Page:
Is The Church against science? The Galileo Soap

As some may not be well-informed, I want to clarify that the contributions to Science from the Catholic Church have been quite substantive:

In here you can find more than 100 catholic scientist that the secular world could easly recognized as relevant contributors to their respected fields of research. Plus, in here you can find more than 200 catholic priest and religious scientist that have, as well, made impressive contributions to the scientific advancement.

When the blessed Pope John Paul II wrote his encyclical entitled : Fides et Ratio (Faith and Reason) he opened it with the following statement:

“Faith and reason are like two wings on which the human spirit rises to the contemplation of truth; and God has placed in the human heart the desire to know the truth — in a word, to know himself — so that by knowing and loving God, men and women can come to the fullness of the truth about themselves” Fides et Ratio, Bl John Paul II

I honestly do not see any remark that points towards not pursuing the scientific discovery…I know, I can hear it now, people claiming: What about Galileo? What about the Inquisition? What about Darwin?

Ok, first regarding Darwin I have made some comments in a previous post. Second, regarding the Inquisition, I will address that in a future post. So, what about Galileo?

Let’s beging with the following quote:

“I should judge that the authority of the Bible was designed to persuade men of those articles and propositions which, surpassing all human reasoning could not be made credible by science, or by any other means than through the very mouth of the Holy Spirit.” Galileo Galilei

So, Galileo believe in the Bible as a sacred scripture. So, he was not opposed to religion per se.

Although, he has been credited with the idea that the earth circumnavigates the sun, in reality it was a churchman, Nicholas Copernicus, who first advanced this doctrine. His great work, “De Revolutionibus orbium coelestium”, was published at the earnest solicitation of two distinguished churchmen, Cardinal Schömberg and Tiedemann Giese, Bishop of Culm. It was dedicated by permission to Pope Paul III in order, as Copernicus explained, that it might be thus protected from the attacks which it was sure to encounter on the part of the “mathematicians” (i.e. philosophers) for its apparent contradiction of the evidence of our senses, and even of common sense. (From Catholic Encyclopedia)

Now, basically the story more or less goes like this:

Galielo was a successful and well-known scientist, and as such he had scientific adversaries that wanted him to be dethroned from his popularity. [Isn’t this quite common in current academia? I will say so]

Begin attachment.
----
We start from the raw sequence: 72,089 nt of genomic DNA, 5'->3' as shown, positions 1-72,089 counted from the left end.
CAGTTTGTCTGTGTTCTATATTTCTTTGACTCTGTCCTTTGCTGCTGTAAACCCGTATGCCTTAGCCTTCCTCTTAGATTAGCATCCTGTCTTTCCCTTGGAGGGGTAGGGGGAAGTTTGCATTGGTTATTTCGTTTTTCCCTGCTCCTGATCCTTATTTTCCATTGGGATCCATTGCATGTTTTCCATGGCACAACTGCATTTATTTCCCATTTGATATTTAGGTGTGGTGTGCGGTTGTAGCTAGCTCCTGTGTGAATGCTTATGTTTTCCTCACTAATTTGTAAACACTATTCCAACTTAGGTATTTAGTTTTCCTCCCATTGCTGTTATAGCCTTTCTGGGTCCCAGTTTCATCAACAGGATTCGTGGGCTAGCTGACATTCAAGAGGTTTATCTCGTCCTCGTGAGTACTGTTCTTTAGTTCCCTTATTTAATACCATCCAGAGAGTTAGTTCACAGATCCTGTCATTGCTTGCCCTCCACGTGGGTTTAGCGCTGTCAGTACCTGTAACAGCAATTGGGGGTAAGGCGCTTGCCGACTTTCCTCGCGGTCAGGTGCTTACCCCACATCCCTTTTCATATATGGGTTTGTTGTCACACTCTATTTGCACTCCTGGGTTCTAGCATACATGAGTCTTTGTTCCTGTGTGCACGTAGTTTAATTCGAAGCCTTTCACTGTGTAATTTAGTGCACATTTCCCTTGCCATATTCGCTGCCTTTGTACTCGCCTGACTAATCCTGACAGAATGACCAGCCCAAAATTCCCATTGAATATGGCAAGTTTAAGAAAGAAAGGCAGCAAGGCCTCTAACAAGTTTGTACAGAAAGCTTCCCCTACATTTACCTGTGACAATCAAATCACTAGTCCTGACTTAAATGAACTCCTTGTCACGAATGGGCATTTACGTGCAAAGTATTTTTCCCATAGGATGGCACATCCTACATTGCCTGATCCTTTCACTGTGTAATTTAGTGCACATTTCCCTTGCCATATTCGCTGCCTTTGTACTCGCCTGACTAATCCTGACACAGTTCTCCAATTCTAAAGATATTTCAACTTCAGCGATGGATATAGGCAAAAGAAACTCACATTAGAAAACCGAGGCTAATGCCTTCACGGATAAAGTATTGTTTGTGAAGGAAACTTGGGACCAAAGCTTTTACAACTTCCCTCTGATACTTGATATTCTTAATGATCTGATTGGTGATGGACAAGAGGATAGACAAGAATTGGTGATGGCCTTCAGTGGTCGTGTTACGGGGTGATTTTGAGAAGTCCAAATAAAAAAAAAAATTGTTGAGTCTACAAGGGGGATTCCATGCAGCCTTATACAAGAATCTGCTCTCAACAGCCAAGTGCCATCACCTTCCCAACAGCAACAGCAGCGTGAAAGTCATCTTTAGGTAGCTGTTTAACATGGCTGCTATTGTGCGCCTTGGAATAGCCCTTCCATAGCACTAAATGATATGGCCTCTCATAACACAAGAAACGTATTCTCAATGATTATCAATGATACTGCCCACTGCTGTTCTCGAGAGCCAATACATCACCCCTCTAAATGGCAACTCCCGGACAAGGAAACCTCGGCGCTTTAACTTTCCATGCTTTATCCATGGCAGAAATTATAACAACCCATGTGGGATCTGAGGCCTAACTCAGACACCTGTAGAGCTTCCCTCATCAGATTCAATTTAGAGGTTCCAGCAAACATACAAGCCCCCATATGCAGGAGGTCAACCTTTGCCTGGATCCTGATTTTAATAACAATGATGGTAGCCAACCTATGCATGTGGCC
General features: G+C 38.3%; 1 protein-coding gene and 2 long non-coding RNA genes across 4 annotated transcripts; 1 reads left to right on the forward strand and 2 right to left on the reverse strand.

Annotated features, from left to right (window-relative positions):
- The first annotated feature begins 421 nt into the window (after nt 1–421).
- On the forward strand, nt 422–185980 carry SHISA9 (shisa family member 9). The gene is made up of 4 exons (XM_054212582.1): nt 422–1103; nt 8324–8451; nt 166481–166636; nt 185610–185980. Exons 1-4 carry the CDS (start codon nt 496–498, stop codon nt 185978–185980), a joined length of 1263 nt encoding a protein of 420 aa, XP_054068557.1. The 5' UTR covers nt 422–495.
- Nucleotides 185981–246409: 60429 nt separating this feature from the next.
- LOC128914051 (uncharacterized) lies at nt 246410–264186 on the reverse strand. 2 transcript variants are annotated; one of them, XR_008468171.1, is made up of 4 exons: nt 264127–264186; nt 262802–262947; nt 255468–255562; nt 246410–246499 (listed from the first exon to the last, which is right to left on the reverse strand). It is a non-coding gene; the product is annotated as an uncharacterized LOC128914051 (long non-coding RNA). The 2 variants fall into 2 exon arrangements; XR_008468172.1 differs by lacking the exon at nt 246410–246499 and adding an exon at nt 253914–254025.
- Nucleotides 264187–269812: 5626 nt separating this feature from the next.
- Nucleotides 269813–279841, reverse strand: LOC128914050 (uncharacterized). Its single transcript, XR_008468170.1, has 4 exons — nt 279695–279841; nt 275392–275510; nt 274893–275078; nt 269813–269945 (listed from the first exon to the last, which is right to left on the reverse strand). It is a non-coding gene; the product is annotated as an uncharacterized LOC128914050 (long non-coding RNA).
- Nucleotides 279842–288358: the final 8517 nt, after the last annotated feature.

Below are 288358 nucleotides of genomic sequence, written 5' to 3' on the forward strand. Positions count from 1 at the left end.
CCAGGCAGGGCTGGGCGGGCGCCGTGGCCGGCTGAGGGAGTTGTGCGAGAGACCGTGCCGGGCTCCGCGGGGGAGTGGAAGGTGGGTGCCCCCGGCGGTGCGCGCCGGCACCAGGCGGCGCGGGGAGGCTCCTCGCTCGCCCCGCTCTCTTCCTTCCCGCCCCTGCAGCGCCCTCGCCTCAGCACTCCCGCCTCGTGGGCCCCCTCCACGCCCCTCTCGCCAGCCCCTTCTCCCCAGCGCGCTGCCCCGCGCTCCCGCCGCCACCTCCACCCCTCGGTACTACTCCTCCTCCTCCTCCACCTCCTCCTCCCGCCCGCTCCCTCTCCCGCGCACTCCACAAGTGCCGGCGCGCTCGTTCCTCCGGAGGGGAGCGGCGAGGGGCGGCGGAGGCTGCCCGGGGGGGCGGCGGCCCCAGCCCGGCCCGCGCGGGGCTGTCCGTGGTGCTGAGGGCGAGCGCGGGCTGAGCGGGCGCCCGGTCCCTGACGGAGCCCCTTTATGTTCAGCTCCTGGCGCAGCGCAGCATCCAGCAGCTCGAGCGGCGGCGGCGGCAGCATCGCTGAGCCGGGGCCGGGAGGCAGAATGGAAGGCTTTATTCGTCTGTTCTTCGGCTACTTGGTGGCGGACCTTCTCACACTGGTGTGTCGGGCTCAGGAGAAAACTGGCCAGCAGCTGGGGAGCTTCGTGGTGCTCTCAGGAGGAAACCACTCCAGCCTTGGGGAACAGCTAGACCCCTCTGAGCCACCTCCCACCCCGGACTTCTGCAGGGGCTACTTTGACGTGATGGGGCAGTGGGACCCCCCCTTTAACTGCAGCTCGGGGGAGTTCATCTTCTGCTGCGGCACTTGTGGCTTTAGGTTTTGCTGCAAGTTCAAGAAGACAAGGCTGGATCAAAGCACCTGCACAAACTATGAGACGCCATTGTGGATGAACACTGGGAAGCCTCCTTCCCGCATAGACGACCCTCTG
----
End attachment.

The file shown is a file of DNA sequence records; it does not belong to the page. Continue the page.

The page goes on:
Hence, Galileo’s enemies led by Lodovico delle Colombe, sought to engage Galileo in a conflict between science and scripture. [Therefore, it was his enemies who brought up the Church as contentious matter]

They endeavored to create a scandal surrounding the person of Galileo and thus compel the Roman authorities, who were reluctant to act on the grounds of theory, to act in the interest of restoring the good of public order. [So, it seems that the Church was by no means opposed to his theory]

The trap set for Galileo proved effective. He insisted that the Copernican system had been proved beyond doubt and that the Church must reinterpret scriptural passages that contradicted it. This set the stage for a confrontation with Rome, although the Church did everything it could to prevent it. [So, Galileo tried to expand his areas of expertise, from astronomy to religious hermeneutics. Usually, not a good idea and The Church recognizing this act accordingly]

The official view of the Church was represented by its highest theological authority at that time: the famous Jesuit theologian, Robert Cardinal Bellarmine. In a famous letter, Bellarmine stated as follows:

I say that if there were a true demonstration that the sun was in the center of the universe and the earth in the third sphere, and that the sun did not go around the earth but the earth went around the sun, then it would be necessary to use careful consideration in explaining the Scriptures that seemed contrary, and we should rather have to say that we do not understand them than to say that something is false which had been proven.

But Galileo was unwilling to wait until a proof could be discovered. He hurried off to Rome in the hope of winning support from Church authorities. But the Jesuits of the Roman College remained unimpressed; mainly because there was still the third system of Tycho de Brahe that had not yet been scientifically supplanted. [Galileo tried to move his theory from a possible hypothesis to a proven scientific law.]

Now, the story continues but the assumptions and players remain the same. Thus, what can be concluded is that he did not mean to alienate The Church, but was pressured to do so in order to defend his reputation…and ego. The Church responded with patience but firmly since his authority was being challenged. The End.

{Note: The history excerpts and some quotes have been taken from this article that goes into more detail}



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